Three Facts to Know about Oregon Police and Immigration Enforcement

Will local and state Oregon police actively “round up” immigrants who do not have status for deportation under a Trump administration? Do they stop and question people they suspect are undocumented now?

In short, the answer, for the last 30 years in Oregon, is NO. Here are three facts about local police and immigration enforcement that will hopefully calm some concerns. For more background, check out this recent Register Guard article “Local law enforcers: Immigration status alone is no crime.”

1. A 30-year-old Oregon law forbids local and state police from investigating federal immigration violations. In other words, police are not allowed to stop you solely because they believe you don’t have immigration status.  They have to suspect you of a crime.  And, as Springfield Police Chief Rick Lewis points out, it would not be in the police’s interest to have immigrants who do not have status worried about police deporting them.  If cops were enforcing immigration laws, “which is not our function — people would be hesitant to call (police), whether they’re a victim or witness to a crime.”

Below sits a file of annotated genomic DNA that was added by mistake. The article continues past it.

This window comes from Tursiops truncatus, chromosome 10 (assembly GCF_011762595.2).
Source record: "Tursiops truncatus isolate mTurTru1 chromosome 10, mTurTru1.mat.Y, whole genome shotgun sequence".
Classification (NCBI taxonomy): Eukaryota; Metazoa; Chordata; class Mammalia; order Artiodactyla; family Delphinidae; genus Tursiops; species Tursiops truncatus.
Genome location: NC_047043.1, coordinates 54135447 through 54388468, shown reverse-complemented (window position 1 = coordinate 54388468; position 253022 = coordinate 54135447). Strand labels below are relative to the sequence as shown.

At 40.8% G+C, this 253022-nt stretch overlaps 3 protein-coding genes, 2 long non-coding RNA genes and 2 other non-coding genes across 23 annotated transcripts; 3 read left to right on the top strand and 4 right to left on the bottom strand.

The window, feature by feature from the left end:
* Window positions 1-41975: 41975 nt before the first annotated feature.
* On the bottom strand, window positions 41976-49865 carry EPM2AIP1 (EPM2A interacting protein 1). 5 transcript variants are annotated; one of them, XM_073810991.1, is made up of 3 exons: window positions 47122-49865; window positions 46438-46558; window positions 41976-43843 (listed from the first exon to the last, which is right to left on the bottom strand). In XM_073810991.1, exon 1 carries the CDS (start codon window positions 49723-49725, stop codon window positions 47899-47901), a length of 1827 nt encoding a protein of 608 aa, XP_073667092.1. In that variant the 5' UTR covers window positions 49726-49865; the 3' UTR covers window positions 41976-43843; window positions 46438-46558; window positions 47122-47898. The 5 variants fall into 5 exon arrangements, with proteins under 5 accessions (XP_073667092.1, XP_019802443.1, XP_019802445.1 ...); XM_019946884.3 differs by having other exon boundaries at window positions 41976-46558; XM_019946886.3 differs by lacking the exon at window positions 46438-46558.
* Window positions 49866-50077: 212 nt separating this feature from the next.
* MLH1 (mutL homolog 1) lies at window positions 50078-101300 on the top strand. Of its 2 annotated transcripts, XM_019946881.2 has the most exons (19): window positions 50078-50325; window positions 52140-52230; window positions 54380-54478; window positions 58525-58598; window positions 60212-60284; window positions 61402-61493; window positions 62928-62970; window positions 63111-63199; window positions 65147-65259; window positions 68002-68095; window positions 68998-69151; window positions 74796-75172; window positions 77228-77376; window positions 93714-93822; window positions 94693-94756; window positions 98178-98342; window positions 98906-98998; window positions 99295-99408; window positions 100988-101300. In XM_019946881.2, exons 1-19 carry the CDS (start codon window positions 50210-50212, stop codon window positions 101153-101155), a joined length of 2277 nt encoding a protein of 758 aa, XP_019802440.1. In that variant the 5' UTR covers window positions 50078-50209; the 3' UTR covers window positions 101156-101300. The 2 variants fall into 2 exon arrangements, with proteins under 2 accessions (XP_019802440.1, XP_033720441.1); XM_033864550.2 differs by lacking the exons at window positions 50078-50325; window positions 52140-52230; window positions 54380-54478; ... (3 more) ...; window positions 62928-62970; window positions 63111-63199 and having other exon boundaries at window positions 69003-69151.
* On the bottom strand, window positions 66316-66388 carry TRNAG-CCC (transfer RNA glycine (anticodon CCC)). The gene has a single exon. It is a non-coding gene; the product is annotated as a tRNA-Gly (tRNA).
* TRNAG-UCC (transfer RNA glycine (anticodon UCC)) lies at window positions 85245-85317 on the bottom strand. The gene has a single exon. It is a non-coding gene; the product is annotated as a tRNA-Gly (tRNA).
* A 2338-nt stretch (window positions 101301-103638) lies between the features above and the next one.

2.  If police do arrest and jail you for a crime, they always ask for your national origin, data which is submitted to the statewide Law Enforcement Data Systems.  ICE agents do have access to this database, but Sheriff Trapp says that “often we never hear from ICE” when an immigrant is jailed in Lane County.

3.  Oregon county jails are not allowed to detain people while ICE determines their legal status.  So you can’t be kept in jail solely because you are here in the country without status.

To sum up, Hecht and Norman believes that immigrants have no need to fear that local police are out to target them.  As partner Raquel Hecht was quoted in the Register Guard article, “Local police have had nothing to do with immigration for years.  People do need to understand that.”